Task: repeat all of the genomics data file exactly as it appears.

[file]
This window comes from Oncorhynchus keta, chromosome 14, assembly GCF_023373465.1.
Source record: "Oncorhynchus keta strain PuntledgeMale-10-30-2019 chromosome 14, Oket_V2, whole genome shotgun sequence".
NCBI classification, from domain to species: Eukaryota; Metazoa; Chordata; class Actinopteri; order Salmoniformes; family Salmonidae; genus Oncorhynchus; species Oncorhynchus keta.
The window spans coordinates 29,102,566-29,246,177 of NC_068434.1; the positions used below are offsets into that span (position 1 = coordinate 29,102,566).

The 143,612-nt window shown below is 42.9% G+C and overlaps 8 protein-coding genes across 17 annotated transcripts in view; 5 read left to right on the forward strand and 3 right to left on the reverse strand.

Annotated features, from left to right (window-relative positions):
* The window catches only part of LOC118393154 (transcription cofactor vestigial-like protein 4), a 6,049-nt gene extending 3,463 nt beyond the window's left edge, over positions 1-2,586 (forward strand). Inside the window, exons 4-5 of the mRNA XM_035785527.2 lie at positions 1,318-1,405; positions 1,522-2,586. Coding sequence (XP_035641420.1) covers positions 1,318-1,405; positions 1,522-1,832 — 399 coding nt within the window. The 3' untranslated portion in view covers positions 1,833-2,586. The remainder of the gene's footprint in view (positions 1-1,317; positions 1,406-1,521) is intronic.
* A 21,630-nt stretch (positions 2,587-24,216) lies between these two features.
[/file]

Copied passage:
This window comes from Oncorhynchus keta, chromosome 14, assembly GCF_023373465.1.
Source record: "Oncorhynchus keta strain PuntledgeMale-10-30-2019 chromosome 14, Oket_V2, whole genome shotgun sequence".
NCBI classification, from domain to species: Eukaryota; Metazoa; Chordata; class Actinopteri; order Salmoniformes; family Salmonidae; genus Oncorhynchus; species Oncorhynchus keta.
The window spans coordinates 29,102,566-29,246,177 of NC_068434.1; the positions used below are offsets into that span (position 1 = coordinate 29,102,566).

The 143,612-nt window shown below is 42.9% G+C and overlaps 8 protein-coding genes across 17 annotated transcripts in view; 5 read left to right on the forward strand and 3 right to left on the reverse strand.

Annotated features, from left to right (window-relative positions):
* The window catches only part of LOC118393154 (transcription cofactor vestigial-like protein 4), a 6,049-nt gene extending 3,463 nt beyond the window's left edge, over positions 1-2,586 (forward strand). Inside the window, exons 4-5 of the mRNA XM_035785527.2 lie at positions 1,318-1,405; positions 1,522-2,586. Coding sequence (XP_035641420.1) covers positions 1,318-1,405; positions 1,522-1,832 — 399 coding nt within the window. The 3' untranslated portion in view covers positions 1,833-2,586. The remainder of the gene's footprint in view (positions 1-1,317; positions 1,406-1,521) is intronic.
* A 21,630-nt stretch (positions 2,587-24,216) lies between these two features.